# Difficult Limit

• Oct 15th 2012, 06:06 PM
DylanRenke
Difficult Limit
Limit as x goes towards 0 for the function (e^x-1)^2/(sin(e^x-1))

Any help would be much appreciated
• Oct 15th 2012, 07:20 PM
TheEmptySet
Re: Difficult Limit
Quote:

Originally Posted by DylanRenke
Limit as x goes towards 0 for the function (e^x-1)^2/(sin(e^x-1))

Any help would be much appreciated

To simplify things let

$u=e^x-1$

If we take the limit as $x \to 0$ this is the same as the limit as $u \to 0$

Now this gives you the limit

$\lim_{x \to 0}\frac{(e^{x}-1)^2}{\sin(e^x-1)}=\lim_{u \to 0}\frac{u^2}{\sin(u)}$

This gives

$\lim_{u \to 0}\frac{u}{\sin(u)}\cdot u=1 \cdot 0 =0$
• Oct 15th 2012, 08:33 PM
DylanRenke
Re: Difficult Limit
Why doesnt that last line just give you 0/0? because when u approaches 0, it equals 0, and when sin(u) approaches 0, its zero as well?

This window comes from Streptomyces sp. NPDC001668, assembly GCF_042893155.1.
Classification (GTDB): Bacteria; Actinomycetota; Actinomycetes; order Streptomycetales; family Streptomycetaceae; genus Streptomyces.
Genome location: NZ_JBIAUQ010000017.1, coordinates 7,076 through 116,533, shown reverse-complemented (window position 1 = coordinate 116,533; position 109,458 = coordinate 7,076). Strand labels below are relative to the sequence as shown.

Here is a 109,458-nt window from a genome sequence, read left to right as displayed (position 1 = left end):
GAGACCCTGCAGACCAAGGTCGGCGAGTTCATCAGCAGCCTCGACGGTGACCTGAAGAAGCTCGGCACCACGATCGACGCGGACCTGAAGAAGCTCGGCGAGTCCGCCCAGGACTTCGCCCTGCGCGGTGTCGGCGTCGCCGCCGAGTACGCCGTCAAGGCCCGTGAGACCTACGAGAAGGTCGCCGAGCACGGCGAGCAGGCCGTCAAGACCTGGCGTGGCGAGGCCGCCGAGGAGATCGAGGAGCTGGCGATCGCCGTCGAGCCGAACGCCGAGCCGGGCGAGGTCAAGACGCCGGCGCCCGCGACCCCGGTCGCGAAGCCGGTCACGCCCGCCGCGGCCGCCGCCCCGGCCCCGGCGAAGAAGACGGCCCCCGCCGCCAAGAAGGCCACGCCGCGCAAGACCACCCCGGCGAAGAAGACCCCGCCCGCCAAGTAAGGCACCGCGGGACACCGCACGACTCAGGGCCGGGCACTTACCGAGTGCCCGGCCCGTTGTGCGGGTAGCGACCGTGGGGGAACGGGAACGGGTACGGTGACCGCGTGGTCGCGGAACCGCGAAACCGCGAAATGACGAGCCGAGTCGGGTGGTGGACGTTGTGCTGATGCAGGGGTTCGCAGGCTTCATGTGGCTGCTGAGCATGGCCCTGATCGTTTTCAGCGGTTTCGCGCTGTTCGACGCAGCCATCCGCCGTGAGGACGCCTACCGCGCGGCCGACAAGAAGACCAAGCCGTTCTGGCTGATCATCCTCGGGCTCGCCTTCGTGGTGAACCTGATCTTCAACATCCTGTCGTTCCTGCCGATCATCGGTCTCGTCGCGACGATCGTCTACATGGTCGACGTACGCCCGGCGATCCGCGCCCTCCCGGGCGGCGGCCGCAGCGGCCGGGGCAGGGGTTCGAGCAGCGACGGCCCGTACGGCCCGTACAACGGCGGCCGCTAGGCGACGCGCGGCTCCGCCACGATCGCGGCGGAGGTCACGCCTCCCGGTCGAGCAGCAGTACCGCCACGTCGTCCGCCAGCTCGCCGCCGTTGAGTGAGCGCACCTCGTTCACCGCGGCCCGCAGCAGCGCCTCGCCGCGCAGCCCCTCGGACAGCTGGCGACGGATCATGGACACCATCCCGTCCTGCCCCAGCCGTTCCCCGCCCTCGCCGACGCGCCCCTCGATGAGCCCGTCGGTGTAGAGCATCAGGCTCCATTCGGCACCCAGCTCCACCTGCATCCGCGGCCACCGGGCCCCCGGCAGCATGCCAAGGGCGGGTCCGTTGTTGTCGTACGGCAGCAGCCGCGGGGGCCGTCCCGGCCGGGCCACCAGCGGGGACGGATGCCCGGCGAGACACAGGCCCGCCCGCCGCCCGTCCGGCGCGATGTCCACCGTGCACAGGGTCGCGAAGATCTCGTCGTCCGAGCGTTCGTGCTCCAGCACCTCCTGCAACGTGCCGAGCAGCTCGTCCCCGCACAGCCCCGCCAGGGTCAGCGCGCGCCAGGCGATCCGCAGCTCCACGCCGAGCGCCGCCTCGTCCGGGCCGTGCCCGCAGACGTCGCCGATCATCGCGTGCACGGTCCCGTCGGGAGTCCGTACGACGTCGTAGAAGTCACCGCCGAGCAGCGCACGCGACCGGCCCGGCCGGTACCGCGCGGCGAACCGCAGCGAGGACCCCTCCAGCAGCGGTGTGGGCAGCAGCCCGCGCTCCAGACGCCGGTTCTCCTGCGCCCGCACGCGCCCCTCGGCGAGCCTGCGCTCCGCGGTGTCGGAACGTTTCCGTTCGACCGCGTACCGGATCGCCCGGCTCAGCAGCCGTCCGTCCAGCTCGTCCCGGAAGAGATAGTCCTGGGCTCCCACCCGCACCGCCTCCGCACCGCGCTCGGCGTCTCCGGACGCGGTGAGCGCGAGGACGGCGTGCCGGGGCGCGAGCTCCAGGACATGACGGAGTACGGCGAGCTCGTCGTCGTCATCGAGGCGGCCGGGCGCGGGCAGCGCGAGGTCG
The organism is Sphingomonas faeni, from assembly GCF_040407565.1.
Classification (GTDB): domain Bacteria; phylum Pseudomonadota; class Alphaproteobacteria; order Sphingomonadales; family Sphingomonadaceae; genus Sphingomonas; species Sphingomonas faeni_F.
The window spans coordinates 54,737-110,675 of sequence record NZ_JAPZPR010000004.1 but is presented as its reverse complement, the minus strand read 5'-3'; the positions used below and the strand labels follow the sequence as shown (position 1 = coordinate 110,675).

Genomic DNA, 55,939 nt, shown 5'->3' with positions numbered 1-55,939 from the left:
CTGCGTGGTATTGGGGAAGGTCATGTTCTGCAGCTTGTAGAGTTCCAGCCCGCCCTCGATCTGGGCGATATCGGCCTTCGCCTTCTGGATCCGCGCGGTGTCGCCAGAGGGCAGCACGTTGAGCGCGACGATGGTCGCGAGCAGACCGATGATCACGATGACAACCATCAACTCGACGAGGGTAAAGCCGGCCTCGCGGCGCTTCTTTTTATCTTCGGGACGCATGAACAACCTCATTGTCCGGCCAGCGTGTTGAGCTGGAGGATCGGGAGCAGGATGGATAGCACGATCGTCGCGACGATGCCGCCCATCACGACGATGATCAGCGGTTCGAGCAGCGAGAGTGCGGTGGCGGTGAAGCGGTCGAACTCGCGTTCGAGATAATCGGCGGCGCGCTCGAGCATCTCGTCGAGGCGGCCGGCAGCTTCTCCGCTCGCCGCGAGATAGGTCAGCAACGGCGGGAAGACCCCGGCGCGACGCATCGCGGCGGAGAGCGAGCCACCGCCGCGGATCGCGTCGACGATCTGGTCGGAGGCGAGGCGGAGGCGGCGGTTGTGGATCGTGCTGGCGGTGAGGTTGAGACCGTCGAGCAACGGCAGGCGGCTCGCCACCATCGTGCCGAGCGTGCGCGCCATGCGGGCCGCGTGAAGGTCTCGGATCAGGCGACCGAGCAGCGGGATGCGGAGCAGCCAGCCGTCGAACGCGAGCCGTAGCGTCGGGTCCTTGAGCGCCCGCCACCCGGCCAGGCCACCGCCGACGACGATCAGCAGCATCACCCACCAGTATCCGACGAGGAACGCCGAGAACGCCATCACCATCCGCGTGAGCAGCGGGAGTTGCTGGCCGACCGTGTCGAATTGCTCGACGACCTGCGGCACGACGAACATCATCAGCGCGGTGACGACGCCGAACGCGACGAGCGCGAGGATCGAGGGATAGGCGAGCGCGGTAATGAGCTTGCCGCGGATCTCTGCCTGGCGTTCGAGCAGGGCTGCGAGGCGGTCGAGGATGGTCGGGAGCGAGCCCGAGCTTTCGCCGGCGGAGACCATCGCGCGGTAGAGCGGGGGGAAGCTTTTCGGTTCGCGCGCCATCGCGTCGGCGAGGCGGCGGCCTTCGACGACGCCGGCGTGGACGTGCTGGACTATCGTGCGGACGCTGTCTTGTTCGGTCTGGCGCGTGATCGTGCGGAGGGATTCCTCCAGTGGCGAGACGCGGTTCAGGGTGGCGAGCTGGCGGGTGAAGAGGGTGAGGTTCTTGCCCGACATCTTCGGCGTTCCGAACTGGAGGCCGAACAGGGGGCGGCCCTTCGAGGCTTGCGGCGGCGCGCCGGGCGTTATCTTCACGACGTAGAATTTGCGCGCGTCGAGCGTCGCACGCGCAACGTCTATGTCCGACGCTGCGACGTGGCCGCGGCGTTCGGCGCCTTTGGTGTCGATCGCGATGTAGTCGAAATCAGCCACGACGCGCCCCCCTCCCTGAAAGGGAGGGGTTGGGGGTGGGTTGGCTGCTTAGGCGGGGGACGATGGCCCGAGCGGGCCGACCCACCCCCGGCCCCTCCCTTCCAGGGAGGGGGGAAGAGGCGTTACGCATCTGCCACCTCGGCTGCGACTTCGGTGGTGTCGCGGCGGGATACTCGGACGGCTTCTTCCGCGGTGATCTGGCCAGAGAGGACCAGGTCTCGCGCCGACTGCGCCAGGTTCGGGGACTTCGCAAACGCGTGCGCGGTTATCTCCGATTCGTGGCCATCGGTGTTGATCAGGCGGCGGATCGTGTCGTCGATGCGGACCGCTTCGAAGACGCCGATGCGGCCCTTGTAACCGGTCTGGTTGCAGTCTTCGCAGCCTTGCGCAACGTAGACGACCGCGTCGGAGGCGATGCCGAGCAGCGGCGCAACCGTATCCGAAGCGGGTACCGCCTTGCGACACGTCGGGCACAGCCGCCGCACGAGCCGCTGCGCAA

• Oct 15th 2012, 08:41 PM
TheEmptySet
Re: Difficult Limit
Quote:

Originally Posted by DylanRenke
Why doesnt that last line just give you 0/0? because when u approaches 0, it equals 0, and when sin(u) approaches 0, its zero as well?

This is a well known limit and its value should be known. The proof is a bit lengthy and requires a bit of trigonometry and the use of the squeeze theorem.

Do you need a proof?
• Oct 15th 2012, 08:53 PM
DylanRenke
Re: Difficult Limit
It would be quiet helpful, because i really do not understand it.
• Oct 15th 2012, 08:55 PM
DylanRenke
Re: Difficult Limit
Actually, i have found that the professor told us to memorize that limit. Thank you for the help